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Research Revives Manipulation Debate; Suggests Gold & Silver Collusion

(Kitco News) - Researchers from three universities are re-opening the manipulation debate with their study, which suggests gold and silver prices are more likely to be meddled with on options expiry dates.

The research paper released last Sunday on the Social Science Research Network, suggests manipulation in the gold and silver markets, with the authors hedging that its findings are not conclusive.

“Do these findings clearly support the notion of price suppression? No. They are at best suggestive,” said authors, Jonathan Battena of Monash University in Australia; Brian Lucey of Trinity College in Dublin, and Maurice Peat of the University of Sydney Business School.

The study highlights contract expiration dates as a likely time for price manipulators to step in. The researchers said they noticed large spikes in returns around the last three days of each month, which is typically when futures and options contracts expire.

Gold Day of Month Absolute Returns

“This spike in large returns is suggestive of the existence of contract roll over manipulations of the type that have been observed for other assets,” they explained.

“Looking at the largest 1% of returns, there is evidence of a concentration of large returns on contract expiration dates, which is suggestive of manipulation on derivative expiry dates,” they added.

Tuesday was the last day February 2016 gold and silver options could be traded on the Chicago Mercantile Exchange.

The researchers looked at five-minute intervals from Thomson Reuters Tick History (TRTH) database from January 1, 2010 to April 30, 2015. TRTH provides time-stamped global tick data on more than 45 million over-the-counter and exchange-traded instruments worldwide. The study looked at two series – one for gold and one for silver -- containing 383,640 observations sampled at five-minute intervals, they said.

Silver Day of Month Absolute Returns

In order to look for hints of price manipulation, the researchers focused their attention on “anomalies” or “negative runs” in the data collected. In other words, they looked for times where abnormal downward price pressure occurred in gold and silver prices.

According to the research, the data showed that the proportion of negative runs in the abnormal cluster was greater than the proportion of negative runs in the control cluster. However, even if the data suggests price suppression is occurring, the researchers said it is not enough to be conclusive.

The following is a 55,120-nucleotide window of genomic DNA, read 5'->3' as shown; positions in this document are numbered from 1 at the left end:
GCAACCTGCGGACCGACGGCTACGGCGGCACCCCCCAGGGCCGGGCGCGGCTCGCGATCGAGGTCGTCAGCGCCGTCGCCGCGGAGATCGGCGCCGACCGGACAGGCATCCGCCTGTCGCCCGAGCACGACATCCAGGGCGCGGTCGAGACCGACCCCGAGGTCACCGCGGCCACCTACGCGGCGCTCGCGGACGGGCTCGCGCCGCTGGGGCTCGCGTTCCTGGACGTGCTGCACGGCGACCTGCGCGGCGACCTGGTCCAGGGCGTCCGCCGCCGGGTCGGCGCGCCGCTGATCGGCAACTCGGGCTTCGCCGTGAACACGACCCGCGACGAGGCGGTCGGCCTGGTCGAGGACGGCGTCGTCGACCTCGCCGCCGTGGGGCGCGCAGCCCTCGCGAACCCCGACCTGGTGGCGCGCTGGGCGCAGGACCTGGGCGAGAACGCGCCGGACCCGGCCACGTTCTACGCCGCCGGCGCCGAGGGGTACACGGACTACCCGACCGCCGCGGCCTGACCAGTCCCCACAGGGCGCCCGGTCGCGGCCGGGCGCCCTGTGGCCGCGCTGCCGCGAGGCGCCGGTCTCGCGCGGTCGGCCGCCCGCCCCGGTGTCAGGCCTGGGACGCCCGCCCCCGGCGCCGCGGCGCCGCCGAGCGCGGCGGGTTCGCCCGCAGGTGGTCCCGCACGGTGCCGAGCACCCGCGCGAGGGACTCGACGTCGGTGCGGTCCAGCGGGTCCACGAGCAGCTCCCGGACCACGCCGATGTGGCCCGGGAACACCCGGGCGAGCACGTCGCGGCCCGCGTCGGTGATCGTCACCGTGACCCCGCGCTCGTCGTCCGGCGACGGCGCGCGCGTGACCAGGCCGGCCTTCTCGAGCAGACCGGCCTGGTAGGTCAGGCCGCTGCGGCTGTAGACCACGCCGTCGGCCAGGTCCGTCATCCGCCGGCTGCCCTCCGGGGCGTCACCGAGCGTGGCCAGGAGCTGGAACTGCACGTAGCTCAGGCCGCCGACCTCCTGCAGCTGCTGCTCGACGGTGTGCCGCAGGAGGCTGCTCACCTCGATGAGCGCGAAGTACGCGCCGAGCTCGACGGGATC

“What constitutes market manipulation is not in fact well understood. What we know from instances where market regulators launch legal action (such as the LIBOR scandal) is that manipulation can and does take place. However, given that we only observe those instances that are prosecuted by regulators we do not know the true extent of market manipulation and all of the mechanisms that could be used to manipulate market prices,” they said.

In 2014, well-known researcher and New York University professor, Rosa Abrantes-Metz released research suggesting collusive behavior in the London gold and silver fixes over the past decade. Metz was previously responsible for bringing the Libor Scandal to light in 2008.

In an email response to Kitco News, she declined to comment on this particular study, noting that she cannot comment on “anyone’s work in metals due to ongoing investigations.”

By Sarah Benali of Kitco News;
Follow me on Twitter@SdBenali

Disclaimer: The views expressed in this article are those of the author and may not reflect those of Kitco Metals Inc. The author has made every effort to ensure accuracy of information provided; however, neither Kitco Metals Inc. nor the author can guarantee such accuracy. This article is strictly for informational purposes only. It is not a solicitation to make any exchange in precious metal products, commodities, securities or other financial instruments. Kitco Metals Inc. and the author of this article do not accept culpability for losses and/ or damages arising from the use of this publication.
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